City to enact four-phase plan to reinstate camping ban

The City of Austin’s homeless camping ban has been reinstated. It is now illegal to panhandle at night and sit, lie, or camp near UT or downtown.

"We have a serious crisis on our hands known as homelessness here in Austin and for too long, we have not addressed this issue," said Bill Price, VP of Downtown Austin Alliance.

The City of Austin voted loud and clear in favor of Prop B to reinstate the City's camping ban. Austin leaders introduced a 4-phase plan to do just that.

"Our objective is to implement the ordinance in a safe and humane approach that helps individuals experiencing homelessness comply with the ordinances," said Austin City Manager Spencer Cronk.

Tuesday, phase one began. It will run for 30 days. During that time, Austin Police will provide resources and verbal warnings.

"In phase one note that we are not anticipating, requiring folks to move from a campus immediately unless they present immediate dangers to health and safety," said Dianna Grey, City Of Austin Homeless Strategy Officer.

Phase two will run for another 30 days and allow APD to begin handing out warnings and citations. APD may start arresting people and clearing campsites in phase three and phase four will allow APD to continue with citations and arrests.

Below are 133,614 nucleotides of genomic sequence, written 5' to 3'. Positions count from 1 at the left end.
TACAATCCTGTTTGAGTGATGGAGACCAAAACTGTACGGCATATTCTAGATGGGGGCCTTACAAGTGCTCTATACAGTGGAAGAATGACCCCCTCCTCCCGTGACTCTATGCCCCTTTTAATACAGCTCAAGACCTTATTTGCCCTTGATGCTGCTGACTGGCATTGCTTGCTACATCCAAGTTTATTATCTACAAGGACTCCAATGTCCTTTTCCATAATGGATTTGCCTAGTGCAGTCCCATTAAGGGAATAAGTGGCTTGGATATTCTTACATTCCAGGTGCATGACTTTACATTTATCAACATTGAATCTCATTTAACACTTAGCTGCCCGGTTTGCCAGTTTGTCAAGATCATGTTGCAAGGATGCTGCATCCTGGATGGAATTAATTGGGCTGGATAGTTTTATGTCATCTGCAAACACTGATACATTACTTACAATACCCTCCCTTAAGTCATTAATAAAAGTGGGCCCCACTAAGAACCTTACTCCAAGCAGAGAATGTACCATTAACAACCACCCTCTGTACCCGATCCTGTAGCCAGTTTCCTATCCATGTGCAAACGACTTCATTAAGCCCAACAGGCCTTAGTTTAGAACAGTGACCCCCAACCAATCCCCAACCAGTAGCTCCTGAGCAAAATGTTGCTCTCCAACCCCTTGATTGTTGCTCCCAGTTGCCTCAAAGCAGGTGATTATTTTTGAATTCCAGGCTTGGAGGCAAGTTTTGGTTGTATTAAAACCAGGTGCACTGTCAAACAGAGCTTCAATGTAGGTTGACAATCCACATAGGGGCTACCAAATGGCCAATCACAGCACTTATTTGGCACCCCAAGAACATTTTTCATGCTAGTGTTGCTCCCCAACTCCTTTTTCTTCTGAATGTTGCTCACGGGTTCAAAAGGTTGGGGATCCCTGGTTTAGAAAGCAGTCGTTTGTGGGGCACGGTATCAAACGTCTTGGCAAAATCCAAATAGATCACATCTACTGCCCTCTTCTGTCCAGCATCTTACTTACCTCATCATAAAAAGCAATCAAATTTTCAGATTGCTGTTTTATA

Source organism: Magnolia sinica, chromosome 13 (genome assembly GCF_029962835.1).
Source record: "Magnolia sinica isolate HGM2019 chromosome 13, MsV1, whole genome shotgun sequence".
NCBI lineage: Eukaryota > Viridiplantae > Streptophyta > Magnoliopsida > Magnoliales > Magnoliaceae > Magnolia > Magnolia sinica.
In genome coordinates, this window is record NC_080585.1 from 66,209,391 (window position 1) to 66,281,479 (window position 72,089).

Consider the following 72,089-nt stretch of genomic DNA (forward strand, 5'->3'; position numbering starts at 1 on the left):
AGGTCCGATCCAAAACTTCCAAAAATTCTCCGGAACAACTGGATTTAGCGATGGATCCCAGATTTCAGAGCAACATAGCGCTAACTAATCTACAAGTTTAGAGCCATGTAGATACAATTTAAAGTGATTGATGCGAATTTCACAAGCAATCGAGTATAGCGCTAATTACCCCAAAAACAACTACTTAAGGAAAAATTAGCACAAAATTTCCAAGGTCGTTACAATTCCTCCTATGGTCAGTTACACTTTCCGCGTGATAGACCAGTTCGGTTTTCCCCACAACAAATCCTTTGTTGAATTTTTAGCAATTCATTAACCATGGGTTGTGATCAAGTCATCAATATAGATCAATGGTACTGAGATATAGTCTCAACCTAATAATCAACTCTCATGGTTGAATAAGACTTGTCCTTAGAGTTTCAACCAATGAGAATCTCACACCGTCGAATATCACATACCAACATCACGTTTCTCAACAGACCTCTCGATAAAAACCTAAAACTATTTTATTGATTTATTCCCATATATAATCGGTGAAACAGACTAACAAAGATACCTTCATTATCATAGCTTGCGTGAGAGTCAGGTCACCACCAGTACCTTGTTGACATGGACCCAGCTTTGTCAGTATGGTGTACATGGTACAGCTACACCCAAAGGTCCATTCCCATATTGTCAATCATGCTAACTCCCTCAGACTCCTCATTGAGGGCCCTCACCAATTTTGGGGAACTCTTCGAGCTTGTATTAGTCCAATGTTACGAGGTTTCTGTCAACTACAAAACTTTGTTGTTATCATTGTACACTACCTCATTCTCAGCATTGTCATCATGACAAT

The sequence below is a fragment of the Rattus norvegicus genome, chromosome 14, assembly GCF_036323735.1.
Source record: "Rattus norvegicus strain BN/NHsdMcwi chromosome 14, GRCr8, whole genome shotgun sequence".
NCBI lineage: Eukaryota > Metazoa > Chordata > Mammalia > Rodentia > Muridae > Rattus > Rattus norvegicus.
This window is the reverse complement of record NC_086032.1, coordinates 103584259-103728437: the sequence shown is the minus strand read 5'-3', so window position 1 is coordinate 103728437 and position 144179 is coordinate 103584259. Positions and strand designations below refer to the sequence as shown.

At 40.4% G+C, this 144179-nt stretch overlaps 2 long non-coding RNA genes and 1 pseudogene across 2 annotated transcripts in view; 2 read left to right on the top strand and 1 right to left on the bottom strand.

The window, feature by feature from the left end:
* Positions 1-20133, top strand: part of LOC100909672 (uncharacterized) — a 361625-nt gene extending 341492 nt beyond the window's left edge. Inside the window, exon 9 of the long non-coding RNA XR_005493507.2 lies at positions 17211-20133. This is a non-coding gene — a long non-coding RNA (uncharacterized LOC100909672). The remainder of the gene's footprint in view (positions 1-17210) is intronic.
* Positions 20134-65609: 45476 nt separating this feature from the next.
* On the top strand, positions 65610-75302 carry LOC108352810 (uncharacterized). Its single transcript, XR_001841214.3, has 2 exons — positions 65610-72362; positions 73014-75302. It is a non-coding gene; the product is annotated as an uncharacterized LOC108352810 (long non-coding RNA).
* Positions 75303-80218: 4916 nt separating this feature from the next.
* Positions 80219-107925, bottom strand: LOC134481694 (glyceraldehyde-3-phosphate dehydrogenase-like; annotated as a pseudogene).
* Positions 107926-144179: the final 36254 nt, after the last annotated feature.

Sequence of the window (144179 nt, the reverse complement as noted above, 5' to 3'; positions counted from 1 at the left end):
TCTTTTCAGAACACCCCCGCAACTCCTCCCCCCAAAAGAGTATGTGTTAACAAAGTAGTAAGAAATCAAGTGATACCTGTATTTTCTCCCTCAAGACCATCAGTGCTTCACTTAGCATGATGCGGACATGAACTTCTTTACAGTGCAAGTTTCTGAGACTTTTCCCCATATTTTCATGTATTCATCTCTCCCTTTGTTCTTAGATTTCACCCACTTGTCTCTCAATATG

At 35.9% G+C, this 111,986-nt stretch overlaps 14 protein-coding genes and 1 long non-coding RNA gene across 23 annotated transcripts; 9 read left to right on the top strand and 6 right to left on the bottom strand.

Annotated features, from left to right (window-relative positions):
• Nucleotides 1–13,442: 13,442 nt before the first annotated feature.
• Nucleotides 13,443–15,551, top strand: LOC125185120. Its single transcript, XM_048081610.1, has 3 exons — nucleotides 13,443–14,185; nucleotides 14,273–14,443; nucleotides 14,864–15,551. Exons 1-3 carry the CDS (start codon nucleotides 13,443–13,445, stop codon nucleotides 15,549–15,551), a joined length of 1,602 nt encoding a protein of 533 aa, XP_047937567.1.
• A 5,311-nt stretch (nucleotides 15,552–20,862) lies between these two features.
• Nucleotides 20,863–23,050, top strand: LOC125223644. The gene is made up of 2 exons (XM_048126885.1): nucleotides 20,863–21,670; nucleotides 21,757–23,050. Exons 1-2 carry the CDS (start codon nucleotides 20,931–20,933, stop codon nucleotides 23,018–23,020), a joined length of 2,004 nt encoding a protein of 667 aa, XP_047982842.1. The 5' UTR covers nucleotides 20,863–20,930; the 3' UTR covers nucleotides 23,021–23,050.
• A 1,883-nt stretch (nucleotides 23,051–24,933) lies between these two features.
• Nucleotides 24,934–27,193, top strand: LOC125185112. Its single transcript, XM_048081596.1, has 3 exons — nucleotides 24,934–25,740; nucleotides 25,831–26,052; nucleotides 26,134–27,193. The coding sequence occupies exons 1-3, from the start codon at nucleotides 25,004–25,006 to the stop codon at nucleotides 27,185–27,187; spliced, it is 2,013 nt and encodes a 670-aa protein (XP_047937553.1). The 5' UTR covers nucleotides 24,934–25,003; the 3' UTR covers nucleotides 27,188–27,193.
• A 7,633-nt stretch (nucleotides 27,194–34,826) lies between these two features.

"We're really looking at citations and arrest as a last resort. We want to do the education and outreach first to educate our full community and particularly our community of folks that are experiencing homelessness about what we're trying to accomplish and what the voters have decided and to do it in a safe and humane manner," said interim Austin Police Chief Joseph Chacon.

Phase one and two will run for a total of 60 days. According to the city, it will be after that time frame before APD can start clearing campsites that do not pose a public threat.

Save Austin Now is the group that spearheaded the pro-Prop B campaign to reinforce the homeless camping ban. The group does not agree with the City’s phased plan.


"Sixty days is ridiculous for full enforcement. The idea that this takes some massive new regime with lots of time to prepare for it, I think is a slap in the face of everyone who voted for this," said Matt Mackowiak with Save Austin Now.

The city is still in the process of identifying designated camping locations, under the city council's directive. The Parks and Recreation Department will be working very closely to help identify camp spaces that have gone awry.